Wednesday, 19 September

Jahangiryan Family Mini-Hydro Plant Decimates Tezh River



Summertime visitors to Meghradzor, a hamlet in Kotayk Marz, will be hard-pressed to take a cool dip in the local Tezh River.

A mini hydro-plant operating there since 2007 has dried the waterway to a mere trickle.

The plant is owned by former MP and Military Prosecutor Gagik Jahangiryan and his brother Vardan. The company operating the plant is inappropriately called Waterfall Ltd. and was founded by Vrezh Jahangiryan, Gagik’s son.

Hovsep Hakhverdyan, the plant’s director, confirmed that it belongs to Vardan Jahangiryan.

Hakhverdyan used to be Vardan’s chauffeur when he was the Geghama branch manager for the utility, Armenia’s Electrical Network, CJSC.

Armenia’s Public Services Regulatory Commission says the plant’s licensing capacity is 2,064 kilowatts of power, but the plant’s two generators produce more than it’s allowed.

In fact, the plant is not allowed to draw water from the Tezh during August, the driest month of the year.

However, during our visit to the plant on August 13, it was up and running.

Director Hakhverdyan told us that the plant was operating to cover miscellaneous expenses and in order to pay the ten workers.

“The plant is working at 100 kilowatts. It’s not profitable but we have to in order to keep our employees and the machinery tuned,” he said.

Hakhverdyan didn’t even know the amount of water flow that the company had to maintain in the river. When we asked, he look amazed and stuttered, “What minimum flow?” We had to explain what we meant.

“Hey, it’s not like we use up all the river water. There’s fish in the stream and the place is a resort zone. We could use it all up, but we don’t.”

We had to point out that the plant is legally obligated to maintain a certain flow in the Tezh River.

Vrezh Jahangiryan told us by phone that the company follows all environmental regulations. He said that the minimum flow is 20 litres per second.

You don’t have to be a hydro-engineer with x-ray vision to see that the trickle of water now flowing by the plant’s intake pipes is nowhere near the legal requirement.

We also wanted to check-out the fish bypass pipe but the director advised us that our car wouldn’t make it up that far. Hakhverdyan claimed that some of the staff had taken the company’s four wheel drive that morning to clean out the bypass; otherwise he would have driven us up there himself.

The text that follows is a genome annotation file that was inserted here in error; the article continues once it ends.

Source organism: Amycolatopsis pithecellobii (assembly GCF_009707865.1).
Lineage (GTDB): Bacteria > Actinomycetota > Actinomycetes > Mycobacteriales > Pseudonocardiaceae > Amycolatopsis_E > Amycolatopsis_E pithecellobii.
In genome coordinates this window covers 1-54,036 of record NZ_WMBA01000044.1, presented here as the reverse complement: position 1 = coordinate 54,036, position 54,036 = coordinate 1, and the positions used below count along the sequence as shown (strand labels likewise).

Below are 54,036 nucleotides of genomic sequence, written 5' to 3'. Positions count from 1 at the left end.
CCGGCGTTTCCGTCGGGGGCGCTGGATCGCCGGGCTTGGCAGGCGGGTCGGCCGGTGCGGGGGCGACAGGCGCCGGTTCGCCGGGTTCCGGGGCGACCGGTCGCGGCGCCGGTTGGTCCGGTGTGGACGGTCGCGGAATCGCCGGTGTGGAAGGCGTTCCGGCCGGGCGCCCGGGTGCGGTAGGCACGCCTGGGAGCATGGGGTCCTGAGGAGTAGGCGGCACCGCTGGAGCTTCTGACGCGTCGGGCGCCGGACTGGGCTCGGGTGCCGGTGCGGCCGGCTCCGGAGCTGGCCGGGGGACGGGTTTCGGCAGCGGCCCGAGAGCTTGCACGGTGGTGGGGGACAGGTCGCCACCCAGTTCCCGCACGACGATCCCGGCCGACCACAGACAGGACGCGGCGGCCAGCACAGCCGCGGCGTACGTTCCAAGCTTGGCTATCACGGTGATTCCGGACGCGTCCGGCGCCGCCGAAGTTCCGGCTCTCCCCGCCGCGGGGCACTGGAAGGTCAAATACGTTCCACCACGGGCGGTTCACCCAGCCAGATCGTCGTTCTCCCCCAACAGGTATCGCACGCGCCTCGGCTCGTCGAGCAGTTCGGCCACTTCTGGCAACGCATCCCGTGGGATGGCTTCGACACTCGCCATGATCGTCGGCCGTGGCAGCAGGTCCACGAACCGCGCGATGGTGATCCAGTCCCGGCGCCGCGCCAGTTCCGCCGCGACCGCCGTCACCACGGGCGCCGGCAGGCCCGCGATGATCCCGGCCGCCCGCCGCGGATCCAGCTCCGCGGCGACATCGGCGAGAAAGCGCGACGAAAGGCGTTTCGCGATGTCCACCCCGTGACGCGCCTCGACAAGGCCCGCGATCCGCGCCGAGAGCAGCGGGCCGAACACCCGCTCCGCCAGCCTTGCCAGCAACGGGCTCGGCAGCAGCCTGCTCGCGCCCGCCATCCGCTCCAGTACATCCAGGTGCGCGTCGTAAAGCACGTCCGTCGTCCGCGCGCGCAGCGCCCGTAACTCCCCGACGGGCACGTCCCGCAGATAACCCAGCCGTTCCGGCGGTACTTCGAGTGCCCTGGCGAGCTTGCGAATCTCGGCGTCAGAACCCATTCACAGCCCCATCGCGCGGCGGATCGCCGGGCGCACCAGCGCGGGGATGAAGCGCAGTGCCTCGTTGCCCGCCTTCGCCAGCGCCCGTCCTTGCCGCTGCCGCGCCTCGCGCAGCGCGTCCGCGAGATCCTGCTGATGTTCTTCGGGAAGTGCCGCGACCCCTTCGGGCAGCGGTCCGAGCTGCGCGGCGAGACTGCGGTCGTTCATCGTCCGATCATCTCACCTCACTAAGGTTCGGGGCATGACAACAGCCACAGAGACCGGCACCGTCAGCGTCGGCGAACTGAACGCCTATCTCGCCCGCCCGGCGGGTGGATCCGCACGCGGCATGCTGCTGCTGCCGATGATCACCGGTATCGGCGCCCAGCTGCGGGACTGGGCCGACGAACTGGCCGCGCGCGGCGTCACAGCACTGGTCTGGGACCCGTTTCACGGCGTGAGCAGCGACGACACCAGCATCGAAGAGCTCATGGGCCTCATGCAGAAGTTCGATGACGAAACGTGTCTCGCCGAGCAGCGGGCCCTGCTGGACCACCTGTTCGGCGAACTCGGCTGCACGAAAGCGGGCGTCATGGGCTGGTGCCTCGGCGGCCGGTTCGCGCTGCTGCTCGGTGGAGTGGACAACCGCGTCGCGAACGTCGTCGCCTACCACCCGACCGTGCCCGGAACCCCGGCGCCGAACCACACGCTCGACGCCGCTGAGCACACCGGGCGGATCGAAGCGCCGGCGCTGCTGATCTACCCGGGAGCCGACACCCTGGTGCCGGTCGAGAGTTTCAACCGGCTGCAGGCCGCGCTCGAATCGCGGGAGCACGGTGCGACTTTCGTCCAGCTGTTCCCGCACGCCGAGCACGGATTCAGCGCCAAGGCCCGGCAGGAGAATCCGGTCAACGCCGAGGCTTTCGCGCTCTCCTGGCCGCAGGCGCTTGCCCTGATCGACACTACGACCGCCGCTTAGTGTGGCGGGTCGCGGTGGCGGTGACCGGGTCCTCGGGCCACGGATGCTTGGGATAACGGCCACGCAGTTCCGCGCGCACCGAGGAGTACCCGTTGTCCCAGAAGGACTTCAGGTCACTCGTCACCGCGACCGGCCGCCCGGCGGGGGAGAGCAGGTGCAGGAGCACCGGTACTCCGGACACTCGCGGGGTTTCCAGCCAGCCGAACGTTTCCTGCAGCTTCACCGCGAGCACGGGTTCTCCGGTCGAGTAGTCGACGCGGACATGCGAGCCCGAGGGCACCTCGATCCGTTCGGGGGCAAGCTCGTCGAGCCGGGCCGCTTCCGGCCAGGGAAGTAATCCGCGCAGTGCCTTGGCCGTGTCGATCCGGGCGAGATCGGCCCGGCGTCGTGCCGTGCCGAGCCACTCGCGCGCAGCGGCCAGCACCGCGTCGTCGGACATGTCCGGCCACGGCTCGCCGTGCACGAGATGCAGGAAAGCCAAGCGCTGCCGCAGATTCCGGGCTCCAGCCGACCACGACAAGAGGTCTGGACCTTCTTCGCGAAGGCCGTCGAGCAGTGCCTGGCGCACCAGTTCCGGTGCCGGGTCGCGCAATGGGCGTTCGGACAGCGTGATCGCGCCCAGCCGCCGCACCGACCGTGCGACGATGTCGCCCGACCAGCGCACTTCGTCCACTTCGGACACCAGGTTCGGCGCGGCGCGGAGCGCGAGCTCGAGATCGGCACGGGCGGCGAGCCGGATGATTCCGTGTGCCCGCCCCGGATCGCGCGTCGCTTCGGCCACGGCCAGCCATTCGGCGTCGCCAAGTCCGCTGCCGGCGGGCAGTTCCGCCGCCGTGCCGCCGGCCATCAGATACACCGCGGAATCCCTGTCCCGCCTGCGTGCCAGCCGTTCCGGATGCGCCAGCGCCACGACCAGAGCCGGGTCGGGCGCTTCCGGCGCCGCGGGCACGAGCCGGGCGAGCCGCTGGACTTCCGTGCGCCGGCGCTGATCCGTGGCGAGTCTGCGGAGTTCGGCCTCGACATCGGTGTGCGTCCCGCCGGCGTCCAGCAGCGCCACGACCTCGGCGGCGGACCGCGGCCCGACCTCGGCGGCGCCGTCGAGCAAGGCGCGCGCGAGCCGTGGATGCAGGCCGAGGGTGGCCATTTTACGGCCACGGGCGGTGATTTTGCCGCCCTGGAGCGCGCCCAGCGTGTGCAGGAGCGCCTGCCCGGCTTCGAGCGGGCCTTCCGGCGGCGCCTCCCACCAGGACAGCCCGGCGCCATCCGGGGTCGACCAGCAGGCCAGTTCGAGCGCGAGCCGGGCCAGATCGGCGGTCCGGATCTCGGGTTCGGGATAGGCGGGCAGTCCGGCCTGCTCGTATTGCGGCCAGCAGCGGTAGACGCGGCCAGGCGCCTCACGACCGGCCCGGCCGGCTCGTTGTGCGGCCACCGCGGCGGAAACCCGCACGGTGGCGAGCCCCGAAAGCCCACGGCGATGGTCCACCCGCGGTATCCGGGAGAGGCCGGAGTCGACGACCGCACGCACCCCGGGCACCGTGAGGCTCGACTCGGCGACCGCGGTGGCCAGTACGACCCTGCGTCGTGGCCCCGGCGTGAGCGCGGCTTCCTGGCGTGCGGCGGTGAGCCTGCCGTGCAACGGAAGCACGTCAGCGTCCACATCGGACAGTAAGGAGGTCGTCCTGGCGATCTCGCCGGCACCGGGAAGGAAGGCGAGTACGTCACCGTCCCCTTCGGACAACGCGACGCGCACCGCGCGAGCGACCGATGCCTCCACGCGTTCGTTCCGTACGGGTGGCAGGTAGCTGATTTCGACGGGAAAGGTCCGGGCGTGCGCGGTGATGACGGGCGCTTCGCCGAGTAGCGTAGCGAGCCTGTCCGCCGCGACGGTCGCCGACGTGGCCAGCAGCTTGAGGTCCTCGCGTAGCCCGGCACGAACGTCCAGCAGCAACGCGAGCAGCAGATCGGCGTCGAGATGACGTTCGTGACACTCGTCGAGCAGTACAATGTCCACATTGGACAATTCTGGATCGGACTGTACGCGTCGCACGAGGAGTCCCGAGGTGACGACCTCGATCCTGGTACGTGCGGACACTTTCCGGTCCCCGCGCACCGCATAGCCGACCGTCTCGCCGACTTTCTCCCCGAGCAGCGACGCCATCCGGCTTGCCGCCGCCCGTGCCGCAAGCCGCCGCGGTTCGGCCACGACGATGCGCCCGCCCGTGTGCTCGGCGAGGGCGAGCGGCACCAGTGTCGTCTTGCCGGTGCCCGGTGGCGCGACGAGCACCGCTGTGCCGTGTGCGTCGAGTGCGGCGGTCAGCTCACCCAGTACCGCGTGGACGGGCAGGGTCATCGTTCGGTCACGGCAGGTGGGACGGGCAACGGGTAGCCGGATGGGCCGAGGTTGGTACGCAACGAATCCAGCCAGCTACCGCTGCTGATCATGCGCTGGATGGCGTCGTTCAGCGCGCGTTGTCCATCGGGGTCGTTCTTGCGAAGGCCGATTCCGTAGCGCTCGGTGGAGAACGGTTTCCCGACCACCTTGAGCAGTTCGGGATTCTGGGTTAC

We drove up nevertheless and saw no company car, employees or a fish bypass. The river seemed to be flowing at a normal rate above the intake pipes. It was another story further down the stream.

In a strange twist of fate, another mini hydro-plant was recently constructed further down the Tezh by Arjadzor Ltd.

Local residents told us that it hasn’t been operating because there isn’t enough water flowing by it.

 

 

 


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Comments (2)
1. Armenyan23:53 - 22 August, 2012
Kristine, Where does water go? The plant uses water to generate electricity but they don't consume water. It should continue flow down the stream. Do they divert water?
2. Levik10:29 - 23 August, 2012
Either the water flowing through the turbines is being diverted for other purposes or else it is being pumped back up into the holding reservoir. During the summer, when the river is flowing at low levels anyway, this wouuld make sense from the company's point of view. Thus, they are not allowing a minimum out-take flow for the river's eco-system to survive below the plant. Many of these mini power plants are being financed through the EBRD as part of a sustainable energy program to wean Armenia off its dependence of nuclear power. Unfortunately, Armenian plant operators have no real interest in producing clean energy and are just out to make a quick buck with outside funding.
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